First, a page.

A Denton 11-year-old is setting out today on a trip halfway around the globe to train at one of the world’s most prestigious ballet academies.
George Chadick has been invited to train at the Bolshoi Ballet Academy in Moscow through next June. Only four other students from Texas were invited to attend, and he’s among 23 students accepting their invitations this year.
Established in 1773, the internationally renowned academy is known for producing world-class dancers, teachers and choreographers.
“It means a lot to me,” George said of being invited to train there. “I know it’s a big opportunity.”
His audition for the academy was a part of his participation in the Bolshoi Ballet Academy Summer Intensive program in Connecticut this year. The six-week programs in Connecticut and New York, designed and operated by the Russian American Foundation Inc., allow pre-professional dancers ages 9 and older to work with Bolshoi instructors.
George is one of the youngest from the program this year invited to train in Moscow, according to foundation officials.
Those selected to train in Moscow must meet certain criteria, ranging from talent, training and coordination to the ability to adapt to living in a different country, according to Rina Kirshner, vice president for the Russian American Foundation.
George said he received his invitation about three weeks after completing the summer program.
“I guess I was just thinking that I was so happy that I got this opportunity,” he recalled. “I was happy because I worked hard and I tried every day when I went over to Connecticut.
“I knew the Bolshoi was the best, and I wanted the training.”
While in Moscow, the specialty for George’s traineeship will be choreographic art. He’s expected to take courses in classical dance, repertoire, historical dance, pointe work, stretching and the Russian language.
George said he expects he’ll be trained in a style of ballet similar to the Vaganova method, the classical ballet style he’s studied here in Denton, named for Russian dancer Agrippina Vaganova.
“I want to be one of the best dancers I can be and get better every day [at] being a professional dancer and being trained in the Vaganova style,” he said.
It was no secret George had aspirations to train at the Bolshoi Ballet Academy, his parents said.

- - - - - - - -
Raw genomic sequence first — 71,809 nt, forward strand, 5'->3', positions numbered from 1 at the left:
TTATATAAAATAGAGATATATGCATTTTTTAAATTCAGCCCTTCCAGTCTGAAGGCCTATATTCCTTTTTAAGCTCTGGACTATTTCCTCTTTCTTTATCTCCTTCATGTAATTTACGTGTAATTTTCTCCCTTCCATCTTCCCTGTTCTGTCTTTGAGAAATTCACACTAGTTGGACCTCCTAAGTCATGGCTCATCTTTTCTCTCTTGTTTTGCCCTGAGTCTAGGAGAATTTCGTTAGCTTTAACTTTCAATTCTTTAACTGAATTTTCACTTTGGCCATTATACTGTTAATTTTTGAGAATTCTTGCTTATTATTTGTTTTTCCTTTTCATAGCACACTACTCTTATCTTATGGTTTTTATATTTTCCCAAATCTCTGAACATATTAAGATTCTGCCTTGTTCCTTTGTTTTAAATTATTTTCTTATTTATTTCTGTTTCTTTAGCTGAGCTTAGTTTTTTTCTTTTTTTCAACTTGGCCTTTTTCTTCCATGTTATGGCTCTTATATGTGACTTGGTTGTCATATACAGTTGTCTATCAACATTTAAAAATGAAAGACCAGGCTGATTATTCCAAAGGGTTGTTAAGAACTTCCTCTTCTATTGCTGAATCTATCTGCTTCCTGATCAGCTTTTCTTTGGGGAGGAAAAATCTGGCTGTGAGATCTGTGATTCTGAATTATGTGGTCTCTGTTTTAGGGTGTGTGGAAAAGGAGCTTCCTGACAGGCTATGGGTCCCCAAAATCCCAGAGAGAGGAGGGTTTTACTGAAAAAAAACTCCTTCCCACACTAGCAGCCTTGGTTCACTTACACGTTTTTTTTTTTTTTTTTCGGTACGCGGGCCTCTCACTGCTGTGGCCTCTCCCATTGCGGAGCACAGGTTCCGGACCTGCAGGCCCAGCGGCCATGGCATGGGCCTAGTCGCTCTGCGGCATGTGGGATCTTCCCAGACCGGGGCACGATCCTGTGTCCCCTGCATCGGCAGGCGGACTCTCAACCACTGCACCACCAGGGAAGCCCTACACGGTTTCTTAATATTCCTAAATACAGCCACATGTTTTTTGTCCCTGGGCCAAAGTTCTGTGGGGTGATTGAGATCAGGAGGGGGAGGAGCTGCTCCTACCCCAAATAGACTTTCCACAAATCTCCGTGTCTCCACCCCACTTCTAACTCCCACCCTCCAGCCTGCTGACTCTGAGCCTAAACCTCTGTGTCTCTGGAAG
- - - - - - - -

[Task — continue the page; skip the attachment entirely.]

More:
Two weeks into his summer intensive program, his mother, Victoria Chadick, said he told them by phone, “Mom, Dad, I want to go to Russia. I want to do this.”
When the Chadicks learned in August that the youngest of their three children had been invited to train there, Victoria Chadick said it wasn’t an opportunity they could pass up, even though tuition is several thousand dollars.
“We feel like we need to make this happen for him because he’s been given a unique opportunity,” Victoria Chadick said. “I think my husband and I, after many talks, realized that he’s dedicated and works hard and they offered him an incredible opportunity, and we couldn’t shut the door on that.
“I think it will be a wonderful experience for him and … I can’t deny that, a wonderful opportunity to see a different culture.”
Though he’ll likely be homesick for family and Texas, George is looking forward to meeting new friends and learning Russian — not to mention furthering his ballet skills.
In the meantime, family members expect to keep in touch via Skype and other electronic means after George arrives in Russia on Monday with his father, Steven.
Victoria Chadick said she does worry about her youngest child growing up while away from her the next several months. “It’s kind of bittersweet, but I feel like I’ve been here for all his milestones so far,” she said.
The Chadicks have been told that George will be in a class of six and will room with three other students in a dormitory on the third floor in the facility, where the academy’s studios are, under the guidance of a housemaster and housemistress.
His training, she said, will start from square one. If things go well, George will have the opportunity of being invited back.
George began his training in dance more than two years ago.
A former soccer player home-schooled since the third grade, he said he followed in his 14- and 16-year-old siblings’ footsteps in taking up dance.
“I got tired of soccer, and I wanted to try something new, and my sister convinced me just to try it,” he said. “I like everything about it.”
George participated in the 2012 Youth America Grand Prix, an annual ballet competition for students ages 8 to 19, and placed third in the regional competition.
The last two years he’s trained at the Denton Ballet Academy with Hugh Nini. George has participated in productions of Collage and the Festival Ballet of North Central Texas’ The Nutcracker.
For a child from Denton to go to the Bolshoi Ballet Academy to train is “an absolutely phenomenal thing,” Nini said.
He calls his student “extremely wise for an 11-year-old” and “extremely wise for a person of any age.”
Nini said he’s observed George’s ability to keep in his head many instructions and directions and feed them back to instructors. George is a fast learner who “has a gift for performance,” he said.
“It boggles your mind that he can feed that back as a student,” Nini said. “It’s highly unusual.
“George is able to understand and implement the extremely complicated processes of a ballet dancer, which is more like an Olympic athlete than anything else.”
Ballet is complex, Nini said, and George has been able to pick up techniques at a higher rate than anyone he’s ever taught. Nini said George stands out in a group of standouts from the Denton Ballet Academy, and he’s not surprised he’ll be training at the Bolshoi Ballet Academy.
“He has an enormous potential and an enormous future,” Nini said. “That will be difficult beyond words, but I do believe he can do it.”
BRITNEY TABOR can be reached at 940-566-6876. Her e-mail address is firstname.lastname@example.org.